how exports of arms might be used by the destination country at a future date, particularly

if political situation in the country at the time of the exports appears stable. Bill Rammell

told the Committees that licensing decisions were based on evidence from FCO posts,

from NGOs, newspaper and media reports and a variety of other sources.187 He said that

you make judgments based on the situation at the time; you do not make judgments for

ever and a day.”188 In its submission to us, Saferworld listed the type of weapons that had

been licensed for export to Sri Lanka from 1997 onwards, including the period of the

fragile ceasefire starting in 2002.189 During the ceasefire, a wide variety of military

equipment and weapons were exported to Sri Lanka, and, due to the extremely limited

access of international observers to Sri Lanka, it is impossible to be certain how many of

those weapons were used subsequently against the civilian population when hostilities

began to escalate again in 2006. Bill Rammell argued that few licences had been issued for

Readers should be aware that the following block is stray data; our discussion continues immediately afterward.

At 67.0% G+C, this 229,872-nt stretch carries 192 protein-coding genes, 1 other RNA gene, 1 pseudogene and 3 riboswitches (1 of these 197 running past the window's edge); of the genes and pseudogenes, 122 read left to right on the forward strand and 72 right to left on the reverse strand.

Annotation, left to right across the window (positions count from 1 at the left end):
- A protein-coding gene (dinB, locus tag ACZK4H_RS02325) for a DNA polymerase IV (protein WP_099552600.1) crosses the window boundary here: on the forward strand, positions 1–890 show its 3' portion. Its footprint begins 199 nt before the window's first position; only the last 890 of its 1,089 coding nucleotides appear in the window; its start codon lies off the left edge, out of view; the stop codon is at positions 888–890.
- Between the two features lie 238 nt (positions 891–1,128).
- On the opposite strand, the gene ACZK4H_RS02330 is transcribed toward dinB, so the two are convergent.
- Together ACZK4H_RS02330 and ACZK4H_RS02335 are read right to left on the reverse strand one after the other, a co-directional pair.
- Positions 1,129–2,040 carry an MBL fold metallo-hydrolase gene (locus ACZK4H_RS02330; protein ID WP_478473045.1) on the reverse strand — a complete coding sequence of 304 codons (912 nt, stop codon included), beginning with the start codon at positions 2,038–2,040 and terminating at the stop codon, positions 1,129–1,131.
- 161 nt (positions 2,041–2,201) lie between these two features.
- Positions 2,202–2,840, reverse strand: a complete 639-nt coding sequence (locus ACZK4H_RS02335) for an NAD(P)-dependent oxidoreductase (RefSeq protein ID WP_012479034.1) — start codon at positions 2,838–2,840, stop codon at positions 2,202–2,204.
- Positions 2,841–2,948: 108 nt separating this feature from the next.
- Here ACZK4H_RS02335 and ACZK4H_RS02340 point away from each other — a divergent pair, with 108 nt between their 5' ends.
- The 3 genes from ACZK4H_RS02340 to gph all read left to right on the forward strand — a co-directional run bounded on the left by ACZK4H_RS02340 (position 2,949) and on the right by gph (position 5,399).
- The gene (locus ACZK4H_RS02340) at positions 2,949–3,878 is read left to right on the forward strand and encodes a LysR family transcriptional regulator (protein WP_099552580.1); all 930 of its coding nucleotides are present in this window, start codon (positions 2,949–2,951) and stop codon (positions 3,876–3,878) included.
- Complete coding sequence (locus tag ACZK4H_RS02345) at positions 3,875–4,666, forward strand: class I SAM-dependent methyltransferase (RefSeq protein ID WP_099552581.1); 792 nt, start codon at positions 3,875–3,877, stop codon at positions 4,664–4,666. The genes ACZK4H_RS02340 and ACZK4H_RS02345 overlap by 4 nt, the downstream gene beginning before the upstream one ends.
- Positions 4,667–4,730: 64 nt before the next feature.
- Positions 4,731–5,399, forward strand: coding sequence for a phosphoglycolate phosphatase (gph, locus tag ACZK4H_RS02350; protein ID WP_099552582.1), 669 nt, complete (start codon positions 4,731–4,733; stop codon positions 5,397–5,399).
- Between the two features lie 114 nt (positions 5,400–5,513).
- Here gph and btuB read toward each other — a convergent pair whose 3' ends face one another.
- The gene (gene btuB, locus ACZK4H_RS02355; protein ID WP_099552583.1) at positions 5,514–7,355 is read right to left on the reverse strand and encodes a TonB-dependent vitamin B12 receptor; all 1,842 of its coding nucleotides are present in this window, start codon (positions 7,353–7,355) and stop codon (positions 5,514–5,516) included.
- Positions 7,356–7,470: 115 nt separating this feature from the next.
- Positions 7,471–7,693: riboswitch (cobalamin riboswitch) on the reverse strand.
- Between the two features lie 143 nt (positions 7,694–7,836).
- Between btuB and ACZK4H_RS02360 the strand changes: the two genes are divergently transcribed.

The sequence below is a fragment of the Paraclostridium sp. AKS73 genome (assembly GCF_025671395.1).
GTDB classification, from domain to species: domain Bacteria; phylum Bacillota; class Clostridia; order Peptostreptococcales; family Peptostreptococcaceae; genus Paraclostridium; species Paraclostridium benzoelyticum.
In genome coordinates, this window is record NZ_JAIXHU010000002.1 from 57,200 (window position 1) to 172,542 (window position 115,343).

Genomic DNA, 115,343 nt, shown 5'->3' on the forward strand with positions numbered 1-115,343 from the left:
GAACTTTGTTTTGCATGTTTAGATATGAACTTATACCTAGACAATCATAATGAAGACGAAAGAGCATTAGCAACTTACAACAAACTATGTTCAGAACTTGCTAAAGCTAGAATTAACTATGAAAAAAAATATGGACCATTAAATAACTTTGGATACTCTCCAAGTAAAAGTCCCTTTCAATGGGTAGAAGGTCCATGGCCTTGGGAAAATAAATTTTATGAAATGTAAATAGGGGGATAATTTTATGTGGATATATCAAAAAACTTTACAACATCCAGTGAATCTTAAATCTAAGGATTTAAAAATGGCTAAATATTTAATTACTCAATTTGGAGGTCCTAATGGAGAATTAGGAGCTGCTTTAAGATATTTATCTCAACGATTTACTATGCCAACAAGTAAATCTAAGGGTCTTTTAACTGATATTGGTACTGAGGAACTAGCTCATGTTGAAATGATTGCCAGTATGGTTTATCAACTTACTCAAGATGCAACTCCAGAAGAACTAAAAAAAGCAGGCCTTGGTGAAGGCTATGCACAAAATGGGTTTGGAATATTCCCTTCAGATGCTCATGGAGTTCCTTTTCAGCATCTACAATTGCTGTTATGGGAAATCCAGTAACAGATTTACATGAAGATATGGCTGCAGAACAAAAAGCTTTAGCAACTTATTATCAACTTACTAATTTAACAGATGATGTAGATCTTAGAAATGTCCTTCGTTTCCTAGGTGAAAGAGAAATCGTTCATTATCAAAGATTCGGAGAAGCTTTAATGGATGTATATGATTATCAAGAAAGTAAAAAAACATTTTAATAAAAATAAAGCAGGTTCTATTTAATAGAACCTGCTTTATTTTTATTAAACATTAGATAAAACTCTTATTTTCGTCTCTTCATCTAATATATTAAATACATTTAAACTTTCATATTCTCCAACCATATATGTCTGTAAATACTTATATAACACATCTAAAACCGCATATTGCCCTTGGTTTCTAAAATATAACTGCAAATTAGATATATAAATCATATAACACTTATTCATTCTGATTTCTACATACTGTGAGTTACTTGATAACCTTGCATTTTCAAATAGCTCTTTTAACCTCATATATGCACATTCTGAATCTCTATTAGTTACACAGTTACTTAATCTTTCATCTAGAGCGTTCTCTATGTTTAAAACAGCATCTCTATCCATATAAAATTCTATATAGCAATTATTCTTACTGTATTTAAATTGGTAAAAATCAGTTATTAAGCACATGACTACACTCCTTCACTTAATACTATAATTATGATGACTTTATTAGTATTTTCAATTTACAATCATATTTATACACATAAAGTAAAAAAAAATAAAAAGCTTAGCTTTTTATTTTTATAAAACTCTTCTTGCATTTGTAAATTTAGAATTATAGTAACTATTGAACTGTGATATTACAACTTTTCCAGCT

Sri Lanka since 2007, but accepted that the international community had not focussed

enough on what had been happening in Sri Lanka.190 We note the fact that in the period 1

April 2008 to 31 March 2009, 34 licences were issued for export to Sri Lanka, and we will

be keeping a keen eye on all future exports.

126. We conclude that the policy of assessing licences to Sri Lanka on a case-by-case

basis is, in our opinion, appropriate. However, we recommend that the Government

should review all existing licences relating to Sri Lanka and provide in its Response an

assessment of what implications the situation in Sri Lanka will have on how the Foreign

and Commonwealth Office judges the possible future use of strategic exports by that

country and the risk that the export licensing criteria might be breached. We further

recommend that the Government provide in its Response an assessment of what UK

supplied weapons, ammunition, parts and components were used by the Sri Lankan

armed forces in the recent military actions against the Tamil Tigers.

With UN Silent on Flooding of Sri Lankan Camps, Aid Groups Plead for Release of IDPs

By Matthew Russell Lee

UNITED NATIONS, August 18 -- While the UN refuses to address the flooding of the Manik Farms detention camps it built and is funding in Sri Lanka, the aid groups which offer services there have petitioned not only the government but also the UN to at least release those imprisoned before the September monsoon season. The UN has said nothing. At the UN's noon briefing in New York on August 17, Inner City Press asked